Ulrich Mutze
Precision-dependent symmetry breaking in simulated motion of polyspherical grains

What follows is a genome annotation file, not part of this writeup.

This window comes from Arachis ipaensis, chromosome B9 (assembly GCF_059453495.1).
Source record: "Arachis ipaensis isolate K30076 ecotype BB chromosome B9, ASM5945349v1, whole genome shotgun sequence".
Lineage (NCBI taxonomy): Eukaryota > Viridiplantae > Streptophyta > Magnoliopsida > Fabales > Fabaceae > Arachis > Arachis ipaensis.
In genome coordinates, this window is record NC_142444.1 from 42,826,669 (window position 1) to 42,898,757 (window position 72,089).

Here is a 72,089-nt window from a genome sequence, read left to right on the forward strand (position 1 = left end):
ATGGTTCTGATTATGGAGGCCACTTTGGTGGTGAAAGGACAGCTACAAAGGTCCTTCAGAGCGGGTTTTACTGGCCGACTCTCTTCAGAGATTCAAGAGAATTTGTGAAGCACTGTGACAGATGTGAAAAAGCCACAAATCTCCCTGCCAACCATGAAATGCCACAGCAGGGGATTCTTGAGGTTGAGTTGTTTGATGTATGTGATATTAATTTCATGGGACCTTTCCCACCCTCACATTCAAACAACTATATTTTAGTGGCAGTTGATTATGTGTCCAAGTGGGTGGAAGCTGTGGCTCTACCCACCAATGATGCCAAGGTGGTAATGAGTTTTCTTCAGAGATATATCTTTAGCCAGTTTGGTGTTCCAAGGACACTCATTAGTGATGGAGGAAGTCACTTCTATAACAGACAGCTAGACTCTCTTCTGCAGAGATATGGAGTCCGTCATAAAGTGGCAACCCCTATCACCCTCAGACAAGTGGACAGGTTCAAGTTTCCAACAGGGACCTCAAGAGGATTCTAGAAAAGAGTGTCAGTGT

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ABSTRACT. A system of 10 elastic polyspherical particles, initially falling freely in the interior of a spherical cavity is simulated employing a time-stepping method and a time-stepping rate which exhibit excellent conservation of total energy. The particles are initially at rest and placed mirror-symmetrically with respect to a vertical plane that divides the spherical cavity into two halves. From the equations of mechanics it follows that this initial mirror symmetry also holds for all future states, despite the many collisions that may have happened. Accumulation of rounding errors actually destroys this behavior in a numerical simulation. This is shown by doing the computation with numerical precision 16, 20, 30, and 40.